How to use SWOT analysis to plan your business

What to do with the SWOT results

There’s no point carrying out a SWOT analysis if you don’t do anything with it. But what should you do, and how do you make sense of information you’ve gathered? To complete your SWOT haystack, include SWOT analyses produced by other groups or individuals – it always pays to get another point of view. Now sort each category first by relative importance. Then re-sort them in terms of reality – an interesting exercise, which might well require some soul-searching (what evidence do we really have for saying that we are the best?

Finally trim the categories to say no more than five or six items each, eliminating duplicates and homing in on the really critical issues. You can use this as the basis for strategic planning. If you are preparing a business plan, it’s this cut-down summary and the accompanying discussion of strategy that should appear in the document.

The aim of a SWOT analysis is to identify the critical issues in any situation and to organise them in a way that enables you to come up with a sound strategic approach. This should enable you to do the following:

  • build on strengths
  • minimise weaknesses
  • seize opportunities
  • counter threats

Indeed, you might see things in terms of answers to these four questions:

  • How can strengths be used to take advantage of opportunities?
  • How can strengths be used to avoid or defuse threats?
  • How can weaknesses be overcome to take advantage of opportunities?
  • How can weaknesses be overcome to counteract or minimise threats?

But be warned. SWOTs often reflect an existing viewpoint, and the exercise can easily be (mis)used to justify a previously decided position or some already agreed course of action.

And it’s difficult to be objective. You may excel in some aspect of your business. But if there’s no demand for those skills and there’s no opportunity to sell them, your high opinion of yourself might better appear in the SWOT grid as a weakness.

Besides, one person’s threat is another’s opportunity. One individual may regard the recruitment of an experienced part-timer as a threat to existing job roles: another might see the opportunity to learn something from the incomer.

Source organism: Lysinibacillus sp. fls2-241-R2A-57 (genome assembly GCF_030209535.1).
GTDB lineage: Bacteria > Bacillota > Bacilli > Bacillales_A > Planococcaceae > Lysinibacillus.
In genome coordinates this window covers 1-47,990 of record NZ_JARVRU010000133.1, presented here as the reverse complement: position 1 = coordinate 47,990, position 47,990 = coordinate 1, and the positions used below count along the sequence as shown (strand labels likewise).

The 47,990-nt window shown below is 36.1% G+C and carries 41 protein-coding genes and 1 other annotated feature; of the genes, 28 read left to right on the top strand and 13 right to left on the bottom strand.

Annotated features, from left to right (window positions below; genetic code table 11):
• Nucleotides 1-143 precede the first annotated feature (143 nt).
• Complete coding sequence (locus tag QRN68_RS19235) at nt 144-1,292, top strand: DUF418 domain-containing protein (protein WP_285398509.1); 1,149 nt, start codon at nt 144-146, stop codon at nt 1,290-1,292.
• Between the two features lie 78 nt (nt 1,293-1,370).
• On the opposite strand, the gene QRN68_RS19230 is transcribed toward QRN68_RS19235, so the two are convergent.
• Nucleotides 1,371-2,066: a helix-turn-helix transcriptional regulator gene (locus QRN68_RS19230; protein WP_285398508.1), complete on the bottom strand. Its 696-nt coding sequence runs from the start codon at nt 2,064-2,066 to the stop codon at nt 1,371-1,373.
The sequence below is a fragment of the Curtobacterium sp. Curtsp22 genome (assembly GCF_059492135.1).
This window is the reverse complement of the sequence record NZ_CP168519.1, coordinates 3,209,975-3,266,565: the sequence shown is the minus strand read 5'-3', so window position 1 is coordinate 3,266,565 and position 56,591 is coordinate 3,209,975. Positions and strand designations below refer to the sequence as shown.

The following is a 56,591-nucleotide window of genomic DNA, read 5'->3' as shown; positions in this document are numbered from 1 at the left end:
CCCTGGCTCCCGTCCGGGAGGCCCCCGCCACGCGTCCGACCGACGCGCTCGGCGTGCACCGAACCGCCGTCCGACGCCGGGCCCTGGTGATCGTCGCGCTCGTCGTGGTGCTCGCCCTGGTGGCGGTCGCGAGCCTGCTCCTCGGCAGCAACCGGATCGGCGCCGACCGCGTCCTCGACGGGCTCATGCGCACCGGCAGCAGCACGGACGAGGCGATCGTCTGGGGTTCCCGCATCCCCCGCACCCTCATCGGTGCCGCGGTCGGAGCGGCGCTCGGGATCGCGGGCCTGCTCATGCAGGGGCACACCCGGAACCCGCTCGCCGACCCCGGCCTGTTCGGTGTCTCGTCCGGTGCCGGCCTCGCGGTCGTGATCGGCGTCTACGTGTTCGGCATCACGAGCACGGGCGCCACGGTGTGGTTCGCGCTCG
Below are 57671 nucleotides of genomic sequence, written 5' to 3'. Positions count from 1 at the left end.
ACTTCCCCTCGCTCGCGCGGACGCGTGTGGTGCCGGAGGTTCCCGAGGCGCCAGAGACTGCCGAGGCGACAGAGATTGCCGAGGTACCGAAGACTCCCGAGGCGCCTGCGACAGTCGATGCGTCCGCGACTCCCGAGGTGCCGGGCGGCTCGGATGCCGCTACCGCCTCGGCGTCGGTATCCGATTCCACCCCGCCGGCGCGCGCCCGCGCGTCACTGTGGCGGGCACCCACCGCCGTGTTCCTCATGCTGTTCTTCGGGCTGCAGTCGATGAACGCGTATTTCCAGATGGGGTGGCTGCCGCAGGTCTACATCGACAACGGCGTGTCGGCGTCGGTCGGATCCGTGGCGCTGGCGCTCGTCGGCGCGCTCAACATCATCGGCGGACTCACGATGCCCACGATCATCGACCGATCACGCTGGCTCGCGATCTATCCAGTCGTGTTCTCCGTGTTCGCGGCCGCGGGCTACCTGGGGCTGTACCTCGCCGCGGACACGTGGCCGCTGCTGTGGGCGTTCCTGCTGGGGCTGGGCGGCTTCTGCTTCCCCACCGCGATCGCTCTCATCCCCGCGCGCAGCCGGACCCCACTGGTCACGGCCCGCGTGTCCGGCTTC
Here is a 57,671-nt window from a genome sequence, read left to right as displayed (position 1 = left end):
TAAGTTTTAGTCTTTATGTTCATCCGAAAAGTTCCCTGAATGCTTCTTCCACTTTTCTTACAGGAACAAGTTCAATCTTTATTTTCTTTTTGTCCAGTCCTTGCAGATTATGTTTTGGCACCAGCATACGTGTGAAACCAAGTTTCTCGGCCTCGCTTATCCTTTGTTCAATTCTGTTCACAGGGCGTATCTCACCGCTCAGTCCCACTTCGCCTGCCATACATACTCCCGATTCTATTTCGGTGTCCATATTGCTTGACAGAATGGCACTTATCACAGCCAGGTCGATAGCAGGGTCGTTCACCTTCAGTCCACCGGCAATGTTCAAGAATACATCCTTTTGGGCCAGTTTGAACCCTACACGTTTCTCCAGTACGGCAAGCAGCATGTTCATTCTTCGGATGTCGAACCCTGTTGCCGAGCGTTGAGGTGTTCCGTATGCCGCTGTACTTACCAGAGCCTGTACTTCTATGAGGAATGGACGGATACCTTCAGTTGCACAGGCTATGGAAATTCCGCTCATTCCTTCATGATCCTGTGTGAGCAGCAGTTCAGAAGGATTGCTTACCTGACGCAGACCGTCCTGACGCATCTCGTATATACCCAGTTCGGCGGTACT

Action not words

Perhaps the greatest danger is the illusion of action. SWOT analyses tend to be stronger on description rather than analysis; you end up with long lists of items with little or no weightings or priorities, and the results can sometimes end up a combination of the obvious and the impossible. SWOT can be a substitute for analytical decision-making.

It’s important to be clear about this. As with most such management analysis exercises, SWOT won’t itself give you any specific answers. But it is a way to organise information and assign probabilities as a basis for developing business strategy and operational plans. As such, it’s relatively quick, clear and comprehensible.

The secret of a good SWOT analysis is to be as open minded as possible to suggestions – particularly in a group SWOT. The first SWOT analysis should be done fairly quickly and talked though. Then it should be followed by another analysis some time to refine some of the points that came up as a result of your fisrt discussion. SWOT won’t help you find a definitive answer to all your questions but it will help you get your thoughts in order so you can concentrate on the main problem rather than on a sea of problems.

The aim of a SWOT analysis is to identify the critical issues in any situation and to organise them in a way that enables you to come up with a sound strategic approach.

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